Calorie Restriction, Glucose, Insulin

Michael Rae (of the CR Society) penned an informative post on calorie restriction (CR) research at the Immortality Institute today:

One of the most distinct effects of CR is the lowering of integrated insulin and glucose levels, and it's widely believeed that one or the other or both play major roles in the anti-aging action of CR. To test this, one wants to be able to manipulate one or the other or both, without lowering Caloric intake.

Famed CR and exercise researcher Roger McCarter has been doing some work with transgenic (TG) animals that overexpress the gene for GLUT4, the main glucose transporter in skeletal muscle. Basically, when insulin stimulates muscle, there is a cascade of molecular events which move GLUT4 to the cell surface, where they engulf glucose at the plasma and move it into the cell. By making more GLUT4, these mice suck up more glucose. Somewhat surprisingly, their insulin levels don't go down in homeostatic adjustment: they just have lower circulating glucose levels (and thus, presumably, fewer extracellular [advanced glycation end products]).


One of the many exciting things on which you missed out if you didn't come out to the CR Society 2004 Conference was McCarter's old coinvestigator, Ed Masoro, informing us that McCarter has found that these GLUT4 transgenics have no changes in their lifespan. This suggests that, at a minimum, low glucose levels per se -- and extracellular AGE -- are not the *primary* mechanism of CR's anti-aging action, and may conceivably not contribute to it at all.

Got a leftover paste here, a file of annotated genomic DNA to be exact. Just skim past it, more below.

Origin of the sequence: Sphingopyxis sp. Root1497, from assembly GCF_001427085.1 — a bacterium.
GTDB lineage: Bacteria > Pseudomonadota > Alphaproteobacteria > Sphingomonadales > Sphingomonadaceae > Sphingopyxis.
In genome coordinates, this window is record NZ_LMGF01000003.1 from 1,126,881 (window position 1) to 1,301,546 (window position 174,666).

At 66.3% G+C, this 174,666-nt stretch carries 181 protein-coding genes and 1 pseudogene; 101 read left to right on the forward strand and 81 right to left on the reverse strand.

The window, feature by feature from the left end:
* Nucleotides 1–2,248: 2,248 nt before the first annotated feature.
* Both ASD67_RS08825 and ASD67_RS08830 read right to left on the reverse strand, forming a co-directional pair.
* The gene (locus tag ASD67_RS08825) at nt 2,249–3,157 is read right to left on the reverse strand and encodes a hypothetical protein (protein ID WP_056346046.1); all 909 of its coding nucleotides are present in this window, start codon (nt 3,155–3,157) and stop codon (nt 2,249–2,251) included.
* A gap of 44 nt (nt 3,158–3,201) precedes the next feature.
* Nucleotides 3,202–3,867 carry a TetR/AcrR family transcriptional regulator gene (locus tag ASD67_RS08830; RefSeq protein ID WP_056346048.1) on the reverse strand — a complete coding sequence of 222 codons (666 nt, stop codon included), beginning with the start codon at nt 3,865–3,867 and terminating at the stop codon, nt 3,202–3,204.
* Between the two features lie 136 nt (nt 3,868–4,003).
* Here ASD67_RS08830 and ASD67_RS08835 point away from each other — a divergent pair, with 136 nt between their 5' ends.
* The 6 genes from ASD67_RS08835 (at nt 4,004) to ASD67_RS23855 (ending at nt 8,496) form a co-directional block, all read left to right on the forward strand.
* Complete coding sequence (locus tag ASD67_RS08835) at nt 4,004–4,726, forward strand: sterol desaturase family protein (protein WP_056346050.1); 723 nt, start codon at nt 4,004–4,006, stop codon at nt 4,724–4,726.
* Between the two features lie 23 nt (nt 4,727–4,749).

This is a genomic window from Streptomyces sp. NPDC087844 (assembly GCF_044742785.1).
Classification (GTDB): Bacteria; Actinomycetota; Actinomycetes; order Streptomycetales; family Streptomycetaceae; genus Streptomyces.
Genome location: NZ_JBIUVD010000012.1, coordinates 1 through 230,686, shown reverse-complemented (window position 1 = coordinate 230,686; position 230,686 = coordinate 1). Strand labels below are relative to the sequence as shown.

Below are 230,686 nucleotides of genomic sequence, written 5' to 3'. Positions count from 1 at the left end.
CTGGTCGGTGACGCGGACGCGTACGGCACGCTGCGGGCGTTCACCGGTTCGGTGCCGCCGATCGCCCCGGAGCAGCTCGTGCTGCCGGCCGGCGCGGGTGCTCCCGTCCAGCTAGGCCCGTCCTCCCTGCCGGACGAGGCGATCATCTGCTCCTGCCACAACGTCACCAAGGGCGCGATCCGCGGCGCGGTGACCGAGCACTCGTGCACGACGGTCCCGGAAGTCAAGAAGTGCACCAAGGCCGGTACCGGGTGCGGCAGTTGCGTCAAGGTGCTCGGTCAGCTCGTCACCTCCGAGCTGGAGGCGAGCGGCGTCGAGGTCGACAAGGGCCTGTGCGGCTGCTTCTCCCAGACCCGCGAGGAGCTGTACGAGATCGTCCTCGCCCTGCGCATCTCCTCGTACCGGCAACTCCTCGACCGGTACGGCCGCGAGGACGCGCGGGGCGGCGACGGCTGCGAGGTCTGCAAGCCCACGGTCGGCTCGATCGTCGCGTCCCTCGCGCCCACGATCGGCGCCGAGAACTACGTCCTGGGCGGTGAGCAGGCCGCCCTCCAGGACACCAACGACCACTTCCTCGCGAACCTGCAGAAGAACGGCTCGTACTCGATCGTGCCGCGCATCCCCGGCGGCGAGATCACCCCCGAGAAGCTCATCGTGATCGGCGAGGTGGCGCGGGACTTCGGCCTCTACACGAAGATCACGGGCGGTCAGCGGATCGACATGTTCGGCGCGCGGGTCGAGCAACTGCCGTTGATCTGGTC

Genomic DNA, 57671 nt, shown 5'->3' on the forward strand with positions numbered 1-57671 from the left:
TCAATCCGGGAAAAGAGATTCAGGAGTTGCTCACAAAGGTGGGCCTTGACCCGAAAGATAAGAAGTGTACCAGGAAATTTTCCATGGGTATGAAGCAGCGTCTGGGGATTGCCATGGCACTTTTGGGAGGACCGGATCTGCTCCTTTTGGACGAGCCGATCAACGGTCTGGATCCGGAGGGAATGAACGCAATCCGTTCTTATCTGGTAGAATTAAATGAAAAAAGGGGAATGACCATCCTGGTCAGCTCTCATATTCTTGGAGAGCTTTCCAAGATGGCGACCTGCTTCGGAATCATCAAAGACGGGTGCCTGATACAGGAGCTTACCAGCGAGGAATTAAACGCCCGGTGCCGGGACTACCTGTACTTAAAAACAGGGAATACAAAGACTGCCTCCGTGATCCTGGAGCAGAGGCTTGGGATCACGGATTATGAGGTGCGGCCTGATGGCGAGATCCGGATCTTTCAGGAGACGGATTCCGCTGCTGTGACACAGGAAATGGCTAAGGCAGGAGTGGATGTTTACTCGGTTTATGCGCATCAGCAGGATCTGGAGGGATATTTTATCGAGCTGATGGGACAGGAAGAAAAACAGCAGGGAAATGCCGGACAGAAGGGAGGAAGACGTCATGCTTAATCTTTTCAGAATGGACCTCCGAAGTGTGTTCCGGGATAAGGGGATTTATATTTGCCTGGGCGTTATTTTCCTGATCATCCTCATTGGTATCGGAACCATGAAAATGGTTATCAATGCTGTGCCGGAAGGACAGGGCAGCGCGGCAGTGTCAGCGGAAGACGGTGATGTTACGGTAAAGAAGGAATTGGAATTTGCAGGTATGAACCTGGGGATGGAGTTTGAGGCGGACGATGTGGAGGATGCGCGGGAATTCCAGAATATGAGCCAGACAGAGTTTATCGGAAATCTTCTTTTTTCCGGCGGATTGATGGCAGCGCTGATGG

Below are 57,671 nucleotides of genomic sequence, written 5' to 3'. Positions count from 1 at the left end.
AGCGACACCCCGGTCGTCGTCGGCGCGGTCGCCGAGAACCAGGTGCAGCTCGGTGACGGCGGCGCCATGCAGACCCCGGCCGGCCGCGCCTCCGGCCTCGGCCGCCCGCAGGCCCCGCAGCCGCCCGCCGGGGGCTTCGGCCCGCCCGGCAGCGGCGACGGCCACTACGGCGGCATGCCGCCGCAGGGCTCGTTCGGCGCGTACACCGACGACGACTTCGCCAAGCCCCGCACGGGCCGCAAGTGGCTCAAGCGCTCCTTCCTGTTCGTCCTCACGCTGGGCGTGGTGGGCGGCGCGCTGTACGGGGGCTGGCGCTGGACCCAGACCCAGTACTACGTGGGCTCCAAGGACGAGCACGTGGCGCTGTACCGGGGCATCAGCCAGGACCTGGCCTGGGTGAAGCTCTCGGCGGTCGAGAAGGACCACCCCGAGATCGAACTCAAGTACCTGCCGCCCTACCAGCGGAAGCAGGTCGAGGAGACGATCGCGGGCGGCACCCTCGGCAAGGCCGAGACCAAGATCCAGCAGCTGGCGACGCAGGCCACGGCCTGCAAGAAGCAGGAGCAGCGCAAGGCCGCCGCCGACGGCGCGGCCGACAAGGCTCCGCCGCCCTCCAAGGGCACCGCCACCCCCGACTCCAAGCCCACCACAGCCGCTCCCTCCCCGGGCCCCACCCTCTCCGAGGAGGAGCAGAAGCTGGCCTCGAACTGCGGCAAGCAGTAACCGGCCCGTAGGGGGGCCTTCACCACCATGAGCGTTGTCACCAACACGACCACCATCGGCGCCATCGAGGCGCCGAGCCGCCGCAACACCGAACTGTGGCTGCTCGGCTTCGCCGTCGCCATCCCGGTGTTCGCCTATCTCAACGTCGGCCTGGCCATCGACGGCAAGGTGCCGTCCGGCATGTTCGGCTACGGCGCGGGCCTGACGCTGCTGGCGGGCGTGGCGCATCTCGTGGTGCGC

Now, in results presented at the 2004 Gerontological Society of America meeting, they report that the lower glucose level does not appear to effect (OR affect!) CR-associated gene expression changes.

The interesting science continues to roll in for calorie restriction - a sign that decoding the puzzle and the ensuing production of CR mimetic therapies for healthy life extension cannot be too many years in the future. In the meanwhile, there's nothing stopping you from investigating calorie restriction the old fashioned way. Why wait years for treatments when you can get started on at least modestly extending your healthy life span right now?


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